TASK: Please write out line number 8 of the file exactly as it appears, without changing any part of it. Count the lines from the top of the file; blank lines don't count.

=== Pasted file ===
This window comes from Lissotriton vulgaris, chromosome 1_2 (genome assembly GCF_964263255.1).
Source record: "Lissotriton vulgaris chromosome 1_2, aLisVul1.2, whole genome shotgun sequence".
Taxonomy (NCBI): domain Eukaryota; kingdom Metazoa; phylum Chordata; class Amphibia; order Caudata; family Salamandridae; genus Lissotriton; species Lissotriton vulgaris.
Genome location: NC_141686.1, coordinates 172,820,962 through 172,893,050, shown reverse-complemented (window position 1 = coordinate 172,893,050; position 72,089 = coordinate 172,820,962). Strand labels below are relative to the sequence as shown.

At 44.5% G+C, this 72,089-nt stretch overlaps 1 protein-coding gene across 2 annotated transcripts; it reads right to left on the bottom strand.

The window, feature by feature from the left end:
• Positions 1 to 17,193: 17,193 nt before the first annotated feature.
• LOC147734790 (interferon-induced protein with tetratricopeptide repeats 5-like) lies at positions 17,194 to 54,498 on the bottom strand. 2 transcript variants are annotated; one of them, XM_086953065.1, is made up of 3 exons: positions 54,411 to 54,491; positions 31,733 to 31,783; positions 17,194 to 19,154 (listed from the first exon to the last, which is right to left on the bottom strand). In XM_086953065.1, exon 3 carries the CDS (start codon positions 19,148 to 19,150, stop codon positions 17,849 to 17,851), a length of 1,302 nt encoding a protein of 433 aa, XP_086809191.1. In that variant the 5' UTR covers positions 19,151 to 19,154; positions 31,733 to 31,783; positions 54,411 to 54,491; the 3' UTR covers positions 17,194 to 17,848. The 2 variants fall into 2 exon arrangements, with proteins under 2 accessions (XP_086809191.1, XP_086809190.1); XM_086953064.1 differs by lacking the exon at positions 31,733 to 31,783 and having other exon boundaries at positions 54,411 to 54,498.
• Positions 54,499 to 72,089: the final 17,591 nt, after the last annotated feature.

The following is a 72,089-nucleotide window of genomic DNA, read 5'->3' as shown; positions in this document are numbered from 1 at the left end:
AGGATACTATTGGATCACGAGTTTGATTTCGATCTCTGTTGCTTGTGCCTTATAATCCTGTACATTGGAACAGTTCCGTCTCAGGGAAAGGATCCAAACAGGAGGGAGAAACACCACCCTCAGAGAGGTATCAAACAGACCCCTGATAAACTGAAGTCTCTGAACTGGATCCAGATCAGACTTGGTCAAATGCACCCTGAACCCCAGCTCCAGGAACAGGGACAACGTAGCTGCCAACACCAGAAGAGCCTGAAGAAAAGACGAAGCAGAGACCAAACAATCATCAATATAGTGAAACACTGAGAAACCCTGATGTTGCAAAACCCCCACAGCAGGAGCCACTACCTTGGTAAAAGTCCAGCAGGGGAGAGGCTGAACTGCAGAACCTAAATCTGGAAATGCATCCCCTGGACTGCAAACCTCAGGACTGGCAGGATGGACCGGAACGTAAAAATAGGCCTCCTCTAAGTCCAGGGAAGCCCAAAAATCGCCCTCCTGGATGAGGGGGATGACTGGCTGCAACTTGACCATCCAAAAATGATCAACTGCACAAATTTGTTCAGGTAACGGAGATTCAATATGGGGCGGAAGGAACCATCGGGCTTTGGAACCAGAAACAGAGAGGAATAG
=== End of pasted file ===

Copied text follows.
• LOC147734790 (interferon-induced protein with tetratricopeptide repeats 5-like) lies at positions 17,194 to 54,498 on the bottom strand. 2 transcript variants are annotated; one of them, XM_086953065.1, is made up of 3 exons: positions 54,411 to 54,491; positions 31,733 to 31,783; positions 17,194 to 19,154 (listed from the first exon to the last, which is right to left on the bottom strand). In XM_086953065.1, exon 3 carries the CDS (start codon positions 19,148 to 19,150, stop codon positions 17,849 to 17,851), a length of 1,302 nt encoding a protein of 433 aa, XP_086809191.1. In that variant the 5' UTR covers positions 19,151 to 19,154; positions 31,733 to 31,783; positions 54,411 to 54,491; the 3' UTR covers positions 17,194 to 17,848. The 2 variants fall into 2 exon arrangements, with proteins under 2 accessions (XP_086809191.1, XP_086809190.1); XM_086953064.1 differs by lacking the exon at positions 31,733 to 31,783 and having other exon boundaries at positions 54,411 to 54,498.